Social media hardly seems new, but it’s still a tough pill to swallow for some corporate marketers. Combine the unknown and often unquantifiable with dollar signs, and you have a lot of convincing to do. This is where social listening tools come in. As we previously mentioned, these tools are designed to track what the consumers are saying about the product. In a world free of limitations, they would report every time a consumer uses a brand name socially, even if the consumer is not using a tag or hashtag; however, the limitations imposed on this space are becoming more and more stringent, hindering their ability to paint the full picture. The ability to report depends upon the rules of each individual platform or channel.
As of July 31, 2018, Instagram changed their API (application program interface), restricting public access to consumer data in the name of privacy and security. Marketing platform Later explains the recent changes in depth in this article. As a result, the only conversation tracking that can be performed on Instagram is activity using tags and hashtags, not key words. Did you hear that? We said your listening platform can only hear tags and hashtags on Instagram, as opposed to anytime your brand is mentioned on other channels. Not super helpful, right? What listening platforms can track well is Twitter. Twitter is a platform based upon conversation, wherein listening currently functions freely. The result is that performance reports from listening platforms will report fully from Twitter, and minimally from Instagram.
We’ll spare you the data surrounding user demographics on various platforms, but if your target audience is found heavily on Instagram, tracking Twitter or Facebook may not be highly relevant. One step further, if you’re a marketer with a heavy focus on Instagram, expect to grow frustrated when your hard-earned results conflict with a listening platform’s reporting. What can you do?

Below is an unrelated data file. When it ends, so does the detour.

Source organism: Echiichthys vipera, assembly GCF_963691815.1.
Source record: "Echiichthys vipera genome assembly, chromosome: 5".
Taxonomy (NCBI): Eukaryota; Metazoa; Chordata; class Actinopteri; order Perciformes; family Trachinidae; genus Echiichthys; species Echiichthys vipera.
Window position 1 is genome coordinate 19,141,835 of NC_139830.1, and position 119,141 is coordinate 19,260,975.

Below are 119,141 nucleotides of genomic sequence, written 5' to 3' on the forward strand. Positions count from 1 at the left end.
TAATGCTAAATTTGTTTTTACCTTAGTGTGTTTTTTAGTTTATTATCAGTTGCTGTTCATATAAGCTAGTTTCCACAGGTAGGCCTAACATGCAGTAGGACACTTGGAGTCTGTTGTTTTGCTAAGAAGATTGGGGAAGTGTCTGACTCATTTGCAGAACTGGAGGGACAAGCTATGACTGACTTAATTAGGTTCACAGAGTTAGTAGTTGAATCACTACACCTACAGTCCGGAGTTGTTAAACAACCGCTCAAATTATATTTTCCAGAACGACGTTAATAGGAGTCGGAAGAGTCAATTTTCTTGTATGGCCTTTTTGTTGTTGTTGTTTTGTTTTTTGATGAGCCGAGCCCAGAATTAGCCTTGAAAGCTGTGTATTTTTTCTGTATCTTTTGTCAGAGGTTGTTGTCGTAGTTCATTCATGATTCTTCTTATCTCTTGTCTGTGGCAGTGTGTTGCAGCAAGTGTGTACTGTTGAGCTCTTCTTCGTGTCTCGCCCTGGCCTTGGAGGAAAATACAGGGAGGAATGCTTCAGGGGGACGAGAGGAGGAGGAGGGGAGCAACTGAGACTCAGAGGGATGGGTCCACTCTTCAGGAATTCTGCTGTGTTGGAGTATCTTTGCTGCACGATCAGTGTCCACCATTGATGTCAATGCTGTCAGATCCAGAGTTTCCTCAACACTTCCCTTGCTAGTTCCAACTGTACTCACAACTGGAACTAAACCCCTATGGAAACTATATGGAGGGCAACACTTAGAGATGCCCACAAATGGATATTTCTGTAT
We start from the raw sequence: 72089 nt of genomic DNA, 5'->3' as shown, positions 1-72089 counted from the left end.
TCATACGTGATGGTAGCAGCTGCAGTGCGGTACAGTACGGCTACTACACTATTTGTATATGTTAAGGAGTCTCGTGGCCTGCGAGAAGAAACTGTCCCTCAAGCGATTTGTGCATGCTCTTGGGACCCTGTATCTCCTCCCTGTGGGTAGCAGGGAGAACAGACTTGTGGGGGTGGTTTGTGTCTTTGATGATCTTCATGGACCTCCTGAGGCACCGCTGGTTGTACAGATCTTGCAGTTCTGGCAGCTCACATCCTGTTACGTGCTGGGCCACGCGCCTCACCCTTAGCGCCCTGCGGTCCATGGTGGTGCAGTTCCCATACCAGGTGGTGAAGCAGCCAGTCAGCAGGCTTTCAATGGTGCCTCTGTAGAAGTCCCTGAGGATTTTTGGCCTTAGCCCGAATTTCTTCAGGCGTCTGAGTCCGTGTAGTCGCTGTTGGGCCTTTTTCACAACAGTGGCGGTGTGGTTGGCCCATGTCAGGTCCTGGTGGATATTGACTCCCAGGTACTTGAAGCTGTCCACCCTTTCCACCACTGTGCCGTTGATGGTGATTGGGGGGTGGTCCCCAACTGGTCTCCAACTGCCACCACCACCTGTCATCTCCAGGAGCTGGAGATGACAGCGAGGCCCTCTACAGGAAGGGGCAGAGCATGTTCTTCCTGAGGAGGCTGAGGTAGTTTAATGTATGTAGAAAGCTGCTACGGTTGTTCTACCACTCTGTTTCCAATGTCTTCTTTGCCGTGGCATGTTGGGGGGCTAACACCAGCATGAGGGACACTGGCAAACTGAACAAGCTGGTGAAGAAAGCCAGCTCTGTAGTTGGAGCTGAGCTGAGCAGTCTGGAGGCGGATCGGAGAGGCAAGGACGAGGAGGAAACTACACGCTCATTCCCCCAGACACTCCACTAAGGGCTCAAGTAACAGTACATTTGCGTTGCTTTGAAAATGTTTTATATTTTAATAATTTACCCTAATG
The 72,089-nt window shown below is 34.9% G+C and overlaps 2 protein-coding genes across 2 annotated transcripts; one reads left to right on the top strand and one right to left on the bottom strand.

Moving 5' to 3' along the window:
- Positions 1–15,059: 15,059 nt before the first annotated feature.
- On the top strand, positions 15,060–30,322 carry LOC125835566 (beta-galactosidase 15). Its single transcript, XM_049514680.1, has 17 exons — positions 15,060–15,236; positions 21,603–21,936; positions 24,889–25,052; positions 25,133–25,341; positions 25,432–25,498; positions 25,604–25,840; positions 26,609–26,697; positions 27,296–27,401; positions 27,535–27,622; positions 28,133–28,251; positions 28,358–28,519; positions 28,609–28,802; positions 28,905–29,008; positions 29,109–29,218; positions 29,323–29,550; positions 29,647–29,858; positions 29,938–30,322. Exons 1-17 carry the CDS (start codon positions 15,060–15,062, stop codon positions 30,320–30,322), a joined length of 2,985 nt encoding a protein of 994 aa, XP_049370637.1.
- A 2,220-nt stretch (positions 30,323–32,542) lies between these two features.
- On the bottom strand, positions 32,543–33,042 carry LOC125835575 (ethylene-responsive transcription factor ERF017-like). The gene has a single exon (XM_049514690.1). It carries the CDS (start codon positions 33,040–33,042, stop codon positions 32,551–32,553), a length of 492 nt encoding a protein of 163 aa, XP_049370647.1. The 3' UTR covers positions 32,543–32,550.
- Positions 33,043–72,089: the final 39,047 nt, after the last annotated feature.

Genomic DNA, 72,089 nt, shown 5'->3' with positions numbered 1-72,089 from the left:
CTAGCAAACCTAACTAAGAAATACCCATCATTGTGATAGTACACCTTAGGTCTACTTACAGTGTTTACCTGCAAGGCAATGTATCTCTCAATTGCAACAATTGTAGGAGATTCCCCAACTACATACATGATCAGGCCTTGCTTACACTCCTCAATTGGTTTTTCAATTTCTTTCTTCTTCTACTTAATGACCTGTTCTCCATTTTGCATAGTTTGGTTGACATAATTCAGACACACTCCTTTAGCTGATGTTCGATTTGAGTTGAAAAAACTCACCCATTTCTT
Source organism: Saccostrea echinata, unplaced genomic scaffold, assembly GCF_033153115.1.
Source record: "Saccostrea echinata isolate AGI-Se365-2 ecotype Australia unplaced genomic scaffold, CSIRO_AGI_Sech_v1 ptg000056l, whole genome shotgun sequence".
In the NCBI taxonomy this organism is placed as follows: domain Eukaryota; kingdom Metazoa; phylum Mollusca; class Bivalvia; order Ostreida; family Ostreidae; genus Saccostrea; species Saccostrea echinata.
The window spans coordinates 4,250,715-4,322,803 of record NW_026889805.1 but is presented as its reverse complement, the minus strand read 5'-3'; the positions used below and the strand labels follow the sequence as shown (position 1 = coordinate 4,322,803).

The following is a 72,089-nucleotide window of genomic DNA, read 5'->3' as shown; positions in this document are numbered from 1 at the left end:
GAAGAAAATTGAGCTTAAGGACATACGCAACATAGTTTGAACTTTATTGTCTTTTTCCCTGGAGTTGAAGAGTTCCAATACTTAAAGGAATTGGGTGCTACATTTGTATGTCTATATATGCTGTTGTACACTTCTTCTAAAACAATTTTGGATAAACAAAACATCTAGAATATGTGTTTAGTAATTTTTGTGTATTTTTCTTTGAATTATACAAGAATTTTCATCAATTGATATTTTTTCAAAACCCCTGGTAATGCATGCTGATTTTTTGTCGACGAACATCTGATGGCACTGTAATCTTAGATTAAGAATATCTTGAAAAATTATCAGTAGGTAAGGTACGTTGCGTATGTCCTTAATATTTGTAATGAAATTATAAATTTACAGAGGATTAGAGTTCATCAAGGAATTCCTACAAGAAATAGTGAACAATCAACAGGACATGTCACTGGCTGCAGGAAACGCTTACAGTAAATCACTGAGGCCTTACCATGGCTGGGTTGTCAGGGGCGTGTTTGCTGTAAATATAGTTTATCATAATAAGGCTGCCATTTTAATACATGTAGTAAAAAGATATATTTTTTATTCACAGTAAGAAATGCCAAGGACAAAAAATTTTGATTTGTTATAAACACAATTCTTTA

Educate yourself. Understanding how social listening works is the first step. Be familiar with updates to the various platforms. We suggest subscribing to digital marketing newsletters from sites like HubSpot, Sprout Social, Iconosquare, Facebook Blueprint, and of course FML.
Educate your clients. If you are a marketer tasked with presenting social media results, you’ll likely need to answer some tough questions. The best thing you can do is stay up to date (see Step 1) and be able to speak intelligently to the benefits and limitations of various tracking methods. Remember that your client is likely hearing top-line data, such as, “Conversation is down on Instagram!” It’s up to you to fill in the blanks.
Change your strategy. How important is delivering listening-based results? If the answer is “high,” and you’ve been focusing primarily on Instagram, perhaps it’s time to allocate some of those efforts to Twitter. Also, ask yourself what could be done to generate a conversation where you need it; how can you drive your target to tag and use brand hashtags to create trackable buzz? It likely begins in real life, not social media.
In closing, social media listening can be a highly valuable tool; however, while this data is important, it’s not the be-all, end-all. Take action to drive the conversation, and don’t underestimate important data such as reach and impressions. Now that you know the limitations of the tools designed to measure what consumers are saying, we hope you can steer the conversation toward achieving social media success and ultimately, brand awareness and sales.